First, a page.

Nov. 18—Could wearing a mask during a football game or soccer match be considered an unsafe condition?
How about for a wrestler or swimmer?
The PIAA strongly opposes a mandate from Gov. Tom Wolf's administration ordering athletes across Pennsylvania to wear masks during competitions indoors and out, but will leave the decision to individual districts. The PIAA board met Wednesday and urged school solicitors to consider the exceptions written into the mandate implemented Tuesday by state Secretary of Health Rachel Levine.
The universal mask mandate was ordered as a mitigation effort for coronavirus spread.
Athletes won't require masks if their school decides they fit an exception, PIAA executive director Bob Lombardi said. If they don't fit, then athletes must wear them immediately, according to the mandate, starting with teams taking part in various state playoffs and championships this week.
"The board felt that this assessment should be done by each local school because they have not only their own health and safety plans, they know the condition of their students," Lombardi said.
The PIAA took a similar approach in August when it let individual schools decide whether to play sports against Wolf's recommendation.
One exception to the mask mandate says: "If wearing a face covering while working would create an unsafe condition in which to operate equipment or execute a task as determined by local, state or federal regulators or workplace safety guidelines."
Another says: "If wearing a face covering would either cause a medical condition, or exacerbate an existing one, including respiratory issues that impede breathing, a mental health condition or a disability."
The PIAA staff unsuccessfully reached out to Wolf administration for clarification, Lombardi said. In July, Levine said athletes were not required to wear masks during competition.
Game officials will be told to wear masks unless they meet one of the exemptions.
The PIAA Sports Medicine Advisory Committee has opposed the use of masks during competition as a safety issue.
Lombardi said the SMAC was concerned about students with exercise-induced asthma, diminished oxygenation and the retention of carbon dioxide. There also is a chance a mask falls off and someone slips, he added.
The mask mandate affects more than the PIAA.
PIHL commissioner John Mucha said his hockey league will ask teams to follow the mandate, meaning players should wear face coverings on the ice during games and practices. The PIHL executive committee planned to meet and finalize its policy Wednesday night.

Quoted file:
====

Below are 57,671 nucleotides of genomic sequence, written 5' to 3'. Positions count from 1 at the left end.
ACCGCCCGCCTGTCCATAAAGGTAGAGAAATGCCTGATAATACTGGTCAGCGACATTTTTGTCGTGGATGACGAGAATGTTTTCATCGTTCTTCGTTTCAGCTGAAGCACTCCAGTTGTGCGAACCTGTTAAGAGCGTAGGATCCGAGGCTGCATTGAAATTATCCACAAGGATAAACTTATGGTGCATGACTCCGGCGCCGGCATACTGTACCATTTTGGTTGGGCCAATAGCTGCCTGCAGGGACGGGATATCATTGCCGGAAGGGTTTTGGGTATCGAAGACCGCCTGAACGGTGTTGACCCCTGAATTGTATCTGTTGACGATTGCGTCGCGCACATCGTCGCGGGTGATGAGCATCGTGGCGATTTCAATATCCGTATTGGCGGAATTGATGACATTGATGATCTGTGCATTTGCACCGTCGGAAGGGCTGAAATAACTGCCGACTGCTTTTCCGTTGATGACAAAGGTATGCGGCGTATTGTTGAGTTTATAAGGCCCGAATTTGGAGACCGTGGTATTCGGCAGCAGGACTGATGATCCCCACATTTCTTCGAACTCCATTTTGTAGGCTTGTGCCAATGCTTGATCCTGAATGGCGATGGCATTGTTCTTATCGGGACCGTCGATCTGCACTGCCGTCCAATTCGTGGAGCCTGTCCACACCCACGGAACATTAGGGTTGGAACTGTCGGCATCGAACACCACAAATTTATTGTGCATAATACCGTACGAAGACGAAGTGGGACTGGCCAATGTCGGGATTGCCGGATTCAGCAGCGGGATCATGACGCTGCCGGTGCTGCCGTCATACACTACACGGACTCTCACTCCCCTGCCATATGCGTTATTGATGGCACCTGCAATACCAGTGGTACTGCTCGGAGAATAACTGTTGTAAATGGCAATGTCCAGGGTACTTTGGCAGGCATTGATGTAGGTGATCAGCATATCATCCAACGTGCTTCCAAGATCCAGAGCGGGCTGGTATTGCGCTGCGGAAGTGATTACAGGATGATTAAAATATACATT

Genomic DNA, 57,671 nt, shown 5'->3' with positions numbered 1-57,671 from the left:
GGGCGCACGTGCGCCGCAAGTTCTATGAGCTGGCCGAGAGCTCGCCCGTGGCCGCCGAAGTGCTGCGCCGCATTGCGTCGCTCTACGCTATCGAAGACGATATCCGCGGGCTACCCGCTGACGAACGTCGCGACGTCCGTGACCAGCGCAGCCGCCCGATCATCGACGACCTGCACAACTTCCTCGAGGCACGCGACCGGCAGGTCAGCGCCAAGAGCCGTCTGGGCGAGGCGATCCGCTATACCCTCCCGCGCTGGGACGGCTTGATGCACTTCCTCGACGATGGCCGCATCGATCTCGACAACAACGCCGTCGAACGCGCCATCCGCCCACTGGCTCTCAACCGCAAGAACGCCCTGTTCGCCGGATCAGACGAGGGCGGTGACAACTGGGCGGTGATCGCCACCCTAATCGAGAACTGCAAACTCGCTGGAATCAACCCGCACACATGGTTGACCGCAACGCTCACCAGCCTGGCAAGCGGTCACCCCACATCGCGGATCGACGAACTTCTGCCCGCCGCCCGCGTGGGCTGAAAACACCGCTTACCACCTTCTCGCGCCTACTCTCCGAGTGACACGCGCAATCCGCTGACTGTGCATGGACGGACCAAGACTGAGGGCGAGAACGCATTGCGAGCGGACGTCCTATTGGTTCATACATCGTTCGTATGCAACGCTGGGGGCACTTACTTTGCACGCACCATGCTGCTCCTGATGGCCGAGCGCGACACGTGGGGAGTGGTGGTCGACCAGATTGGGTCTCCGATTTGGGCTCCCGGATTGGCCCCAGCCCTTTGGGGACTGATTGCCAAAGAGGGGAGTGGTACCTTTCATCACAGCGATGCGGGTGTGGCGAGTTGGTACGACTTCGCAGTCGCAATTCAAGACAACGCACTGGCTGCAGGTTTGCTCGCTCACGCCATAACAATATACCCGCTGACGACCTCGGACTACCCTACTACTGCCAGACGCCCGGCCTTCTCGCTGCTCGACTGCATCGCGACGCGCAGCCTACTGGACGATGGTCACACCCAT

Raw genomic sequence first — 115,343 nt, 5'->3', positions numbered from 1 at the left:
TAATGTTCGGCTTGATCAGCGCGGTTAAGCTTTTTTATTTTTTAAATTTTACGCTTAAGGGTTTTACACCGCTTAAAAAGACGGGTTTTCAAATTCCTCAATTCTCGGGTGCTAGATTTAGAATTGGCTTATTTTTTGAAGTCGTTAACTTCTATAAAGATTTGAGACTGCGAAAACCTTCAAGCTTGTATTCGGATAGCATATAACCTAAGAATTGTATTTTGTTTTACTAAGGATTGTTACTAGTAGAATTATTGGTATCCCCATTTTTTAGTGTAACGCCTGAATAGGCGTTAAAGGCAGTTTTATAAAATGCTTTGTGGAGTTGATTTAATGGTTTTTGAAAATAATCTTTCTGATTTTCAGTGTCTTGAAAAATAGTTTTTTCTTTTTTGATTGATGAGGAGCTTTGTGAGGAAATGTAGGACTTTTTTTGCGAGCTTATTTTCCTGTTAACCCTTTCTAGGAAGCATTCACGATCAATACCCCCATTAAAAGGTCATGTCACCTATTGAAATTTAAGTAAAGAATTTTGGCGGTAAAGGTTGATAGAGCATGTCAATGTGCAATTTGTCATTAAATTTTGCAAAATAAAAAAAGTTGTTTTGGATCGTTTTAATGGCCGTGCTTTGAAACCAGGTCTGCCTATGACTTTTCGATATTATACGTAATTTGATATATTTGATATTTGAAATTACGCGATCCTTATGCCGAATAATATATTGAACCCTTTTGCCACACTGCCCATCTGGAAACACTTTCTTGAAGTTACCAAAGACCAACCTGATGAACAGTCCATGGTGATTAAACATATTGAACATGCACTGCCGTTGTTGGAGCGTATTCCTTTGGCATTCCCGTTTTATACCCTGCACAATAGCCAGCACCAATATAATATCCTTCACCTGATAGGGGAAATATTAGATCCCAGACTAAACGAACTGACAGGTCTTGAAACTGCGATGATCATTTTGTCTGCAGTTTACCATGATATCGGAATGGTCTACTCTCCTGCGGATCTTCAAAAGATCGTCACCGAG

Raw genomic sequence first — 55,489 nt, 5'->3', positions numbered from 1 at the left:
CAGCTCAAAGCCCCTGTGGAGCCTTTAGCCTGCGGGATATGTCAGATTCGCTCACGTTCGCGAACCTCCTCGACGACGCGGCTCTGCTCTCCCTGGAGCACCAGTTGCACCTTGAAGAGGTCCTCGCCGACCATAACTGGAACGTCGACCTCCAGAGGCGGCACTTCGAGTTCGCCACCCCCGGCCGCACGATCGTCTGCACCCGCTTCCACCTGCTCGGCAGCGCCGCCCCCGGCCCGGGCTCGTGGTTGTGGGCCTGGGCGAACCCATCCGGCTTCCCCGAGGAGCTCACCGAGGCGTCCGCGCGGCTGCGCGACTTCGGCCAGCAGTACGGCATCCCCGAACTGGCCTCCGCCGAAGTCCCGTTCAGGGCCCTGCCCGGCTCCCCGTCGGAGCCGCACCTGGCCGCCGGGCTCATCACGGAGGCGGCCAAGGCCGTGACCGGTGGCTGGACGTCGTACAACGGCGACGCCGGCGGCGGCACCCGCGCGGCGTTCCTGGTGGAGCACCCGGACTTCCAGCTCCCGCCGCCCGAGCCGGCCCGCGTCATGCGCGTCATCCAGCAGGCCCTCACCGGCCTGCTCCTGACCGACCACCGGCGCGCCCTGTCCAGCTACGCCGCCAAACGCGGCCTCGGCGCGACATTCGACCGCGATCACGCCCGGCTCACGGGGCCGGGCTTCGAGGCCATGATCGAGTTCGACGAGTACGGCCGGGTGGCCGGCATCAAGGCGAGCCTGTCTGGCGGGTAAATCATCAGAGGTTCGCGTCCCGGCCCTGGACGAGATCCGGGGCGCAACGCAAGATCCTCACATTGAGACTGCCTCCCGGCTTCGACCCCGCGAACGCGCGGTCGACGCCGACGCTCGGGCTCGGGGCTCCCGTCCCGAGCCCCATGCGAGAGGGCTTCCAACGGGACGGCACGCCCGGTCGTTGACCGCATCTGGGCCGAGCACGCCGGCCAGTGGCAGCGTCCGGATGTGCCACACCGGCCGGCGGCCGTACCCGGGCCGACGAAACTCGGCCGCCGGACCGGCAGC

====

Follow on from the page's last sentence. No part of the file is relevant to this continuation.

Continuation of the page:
"It can be a challenge, absolutely," Mucha said. "That being said, the only options from what they're telling us is we can follow the Department of Health's mandate or not play. It's hard, but we want to give the kids an opportunity to play while trying to ensure their health the best we can."
The Wolf administration addressed athletics under the mask mandate in a series of Frequently Asked Questions posted on the state's website.
Does the Order apply to athletes and sports activities?
Yes. Everyone who participates in sport activities including coaches, athletes (including cheerleaders), and spectators must wear a face covering, such as a mask, unless they fall under an exception in Section 3 of the Order.
Indoors: Coaches, athletes (including cheerleaders), and spectators must wear face coverings, when indoors and where another person or persons who are not members of the individual's household are present in the same space, irrespective of physical distance. This includes while actively engaged in workouts, competition, and on the sidelines, etc.
Outdoors: Coaches, athletes (including cheerleaders), and spectators must wear face coverings if they cannot maintain sustained physical distance from persons outside of their household. This includes while actively engaged in workouts, competition, and on the sidelines, in the dugout, etc. If sustained six-foot distancing can be maintained, face coverings may be removed when outdoors.
The situation will become more complicated Friday when winter sports are scheduled to start practice. For instance, must swimmers wear a mask in the pool?
That's unclear under the mandate, so the PIAA is seeking guidance from the health department on that question and others.
"We've got a serious issue when it comes to swimming," PIAA associate executive director Melissa Mertz said. "We're definitely going to push for some clarification. I'm not sure all of the sports were thought out when that (mandate) was put in there."
WPIAL executive director Amy Scheuneman, who urged schools to remain patient, questioned whether the requirements will be followed by professional and college sports.
"Are the Steelers wearing a mask on Sunday?" she said. "Are the Eagles? Is Pitt? Is Penn State? Are these colleges wearing masks or are there considerations (given to them)? So we're trying to get clarification and plead our case."
In a statement released Wednesday afternoon, the Steelers said they received word from the governor's office that their players would be exempt from the mask mandate during games, but that all other teams personnel and fans in the Heinz Field stands would be required to wear one.
Chris Harlan is a Tribune-Review Staff Writer. You can contact Chris by email at email@example.com or via Twitter .
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